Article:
Ape social systems and the extended evolutionary synthesis

Presented by ANU College of Arts & Social Sciences and ANU College of Science

The superfamily Hominoidea is characterised by several distinctions including varied patterns of complex social arrangements that extend beyond relatives, beyond sociosexual relationships, and beyond the immediate social group. In addition, our understanding of intraspecific variation suggests an evolutionary history of expanding behavioural plasticity in response to variable ecological and social selection pressures.

The variation is likely related to resource distribution, population density, and individual social relationships both within and between social groups. In this talk I summarise studies on hominoid ecology and social behaviour to elucidate the commonalities and differences among taxa. Ecological inheritance and niche construction can occur via behavioural action, and I suggest that, as such, standard evolutionary theory (SET) fails to explain the complexity of hominoid social systems. I propose that there is value added to the discipline of primate socioecology by identifying underlying tensions and differences in assumptions between SET and the extended evolutionary synthesis (ESS).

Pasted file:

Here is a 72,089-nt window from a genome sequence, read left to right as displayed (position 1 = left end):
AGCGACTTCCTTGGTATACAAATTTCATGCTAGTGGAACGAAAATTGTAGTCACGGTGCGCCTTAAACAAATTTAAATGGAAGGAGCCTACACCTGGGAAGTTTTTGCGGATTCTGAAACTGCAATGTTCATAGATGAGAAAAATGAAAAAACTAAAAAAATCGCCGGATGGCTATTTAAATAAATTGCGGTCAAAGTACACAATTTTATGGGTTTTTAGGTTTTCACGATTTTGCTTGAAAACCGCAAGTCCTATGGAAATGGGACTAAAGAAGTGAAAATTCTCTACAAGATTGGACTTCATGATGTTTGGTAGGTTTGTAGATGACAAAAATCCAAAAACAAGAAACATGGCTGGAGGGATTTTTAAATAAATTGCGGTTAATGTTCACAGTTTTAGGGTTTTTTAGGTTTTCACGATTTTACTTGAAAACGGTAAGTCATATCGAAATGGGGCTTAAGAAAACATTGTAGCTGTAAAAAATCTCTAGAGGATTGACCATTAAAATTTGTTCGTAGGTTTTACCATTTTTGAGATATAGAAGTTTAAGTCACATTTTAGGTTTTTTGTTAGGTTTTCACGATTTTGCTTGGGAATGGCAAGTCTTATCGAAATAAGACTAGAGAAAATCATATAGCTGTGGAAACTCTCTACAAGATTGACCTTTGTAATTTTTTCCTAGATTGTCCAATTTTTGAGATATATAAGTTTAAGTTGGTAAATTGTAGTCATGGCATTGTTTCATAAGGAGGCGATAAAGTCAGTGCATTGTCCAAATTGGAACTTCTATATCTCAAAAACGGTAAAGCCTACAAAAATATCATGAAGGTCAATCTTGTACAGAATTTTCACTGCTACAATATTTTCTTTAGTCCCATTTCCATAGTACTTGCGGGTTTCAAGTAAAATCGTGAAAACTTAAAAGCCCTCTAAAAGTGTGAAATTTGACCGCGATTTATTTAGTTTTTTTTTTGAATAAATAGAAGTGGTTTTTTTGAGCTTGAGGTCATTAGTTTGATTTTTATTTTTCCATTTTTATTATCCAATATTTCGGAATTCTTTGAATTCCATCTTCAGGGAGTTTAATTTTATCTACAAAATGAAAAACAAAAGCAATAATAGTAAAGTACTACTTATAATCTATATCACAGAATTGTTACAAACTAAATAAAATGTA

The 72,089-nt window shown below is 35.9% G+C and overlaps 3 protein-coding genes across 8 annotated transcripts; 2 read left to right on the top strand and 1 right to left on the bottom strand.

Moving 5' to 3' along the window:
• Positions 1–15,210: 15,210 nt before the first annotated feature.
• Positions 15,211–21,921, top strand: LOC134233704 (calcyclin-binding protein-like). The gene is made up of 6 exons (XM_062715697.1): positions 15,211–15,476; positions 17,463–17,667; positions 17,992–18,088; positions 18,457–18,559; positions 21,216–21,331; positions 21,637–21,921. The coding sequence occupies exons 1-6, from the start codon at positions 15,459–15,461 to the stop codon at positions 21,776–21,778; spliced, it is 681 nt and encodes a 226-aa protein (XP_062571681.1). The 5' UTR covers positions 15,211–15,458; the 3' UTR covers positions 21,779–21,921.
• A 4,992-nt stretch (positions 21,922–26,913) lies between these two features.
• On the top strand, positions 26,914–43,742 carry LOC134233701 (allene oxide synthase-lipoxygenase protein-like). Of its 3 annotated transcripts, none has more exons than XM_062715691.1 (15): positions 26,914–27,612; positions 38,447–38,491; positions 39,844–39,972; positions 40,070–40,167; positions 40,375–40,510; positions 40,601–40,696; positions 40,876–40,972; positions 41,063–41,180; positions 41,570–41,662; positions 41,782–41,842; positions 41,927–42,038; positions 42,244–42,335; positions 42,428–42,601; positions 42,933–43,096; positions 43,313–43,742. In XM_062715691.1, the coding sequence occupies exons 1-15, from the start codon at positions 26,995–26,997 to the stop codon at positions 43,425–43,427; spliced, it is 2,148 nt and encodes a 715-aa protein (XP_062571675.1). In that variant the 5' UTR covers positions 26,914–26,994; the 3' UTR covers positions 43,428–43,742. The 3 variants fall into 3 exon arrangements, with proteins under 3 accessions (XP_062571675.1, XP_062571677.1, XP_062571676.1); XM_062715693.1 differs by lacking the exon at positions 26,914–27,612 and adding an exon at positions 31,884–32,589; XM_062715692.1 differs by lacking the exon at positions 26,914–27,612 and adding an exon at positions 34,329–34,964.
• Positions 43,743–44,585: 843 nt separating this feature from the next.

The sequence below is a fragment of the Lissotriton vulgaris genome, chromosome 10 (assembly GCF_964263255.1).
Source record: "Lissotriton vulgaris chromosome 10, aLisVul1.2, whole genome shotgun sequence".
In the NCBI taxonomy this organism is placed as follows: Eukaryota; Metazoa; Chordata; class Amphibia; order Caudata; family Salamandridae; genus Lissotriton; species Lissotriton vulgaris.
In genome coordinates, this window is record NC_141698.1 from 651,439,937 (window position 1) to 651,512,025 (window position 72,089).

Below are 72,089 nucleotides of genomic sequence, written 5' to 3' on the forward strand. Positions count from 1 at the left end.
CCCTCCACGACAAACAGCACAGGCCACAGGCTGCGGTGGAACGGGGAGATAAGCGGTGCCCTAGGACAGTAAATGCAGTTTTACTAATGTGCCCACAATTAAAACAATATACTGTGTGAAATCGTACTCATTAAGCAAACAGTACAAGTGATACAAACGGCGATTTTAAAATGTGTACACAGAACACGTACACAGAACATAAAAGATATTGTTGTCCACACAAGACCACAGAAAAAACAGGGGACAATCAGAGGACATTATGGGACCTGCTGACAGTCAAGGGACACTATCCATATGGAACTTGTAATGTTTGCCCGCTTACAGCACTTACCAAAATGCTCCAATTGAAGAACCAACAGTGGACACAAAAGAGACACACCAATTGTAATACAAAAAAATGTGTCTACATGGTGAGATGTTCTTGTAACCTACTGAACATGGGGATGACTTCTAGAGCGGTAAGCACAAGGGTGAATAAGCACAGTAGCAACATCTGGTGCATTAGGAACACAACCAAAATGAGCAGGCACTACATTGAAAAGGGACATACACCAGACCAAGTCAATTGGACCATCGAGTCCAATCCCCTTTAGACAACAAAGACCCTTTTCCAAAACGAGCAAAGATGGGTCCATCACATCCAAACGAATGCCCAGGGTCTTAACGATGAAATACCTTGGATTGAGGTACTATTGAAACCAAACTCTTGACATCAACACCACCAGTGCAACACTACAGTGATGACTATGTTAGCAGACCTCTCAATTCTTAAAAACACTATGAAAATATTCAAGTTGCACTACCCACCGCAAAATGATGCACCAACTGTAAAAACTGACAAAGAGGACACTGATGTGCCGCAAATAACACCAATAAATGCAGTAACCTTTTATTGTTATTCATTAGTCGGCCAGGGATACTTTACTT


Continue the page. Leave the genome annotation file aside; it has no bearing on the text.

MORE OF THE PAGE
Dr Nicholas Malone is an anthropologist with a broad interest in the social and ecological lives of primates, especially those of apes and humans. Specifically, he seeks to understand how the observed patterns of variability within and between taxa are simultaneously shaped by, and act as shaping factors of, evolutionary processes. Additionally, Nicholas strives to contribute to primate conservation through a commitment to engaging with local and extra-local efforts. Finally, Dr Malone wishes to situate the study of primates within the broader contexts of anthropology, history, and research ethics. His writing is informed by research experiences in Indonesia and the Democratic Republic of the Congo.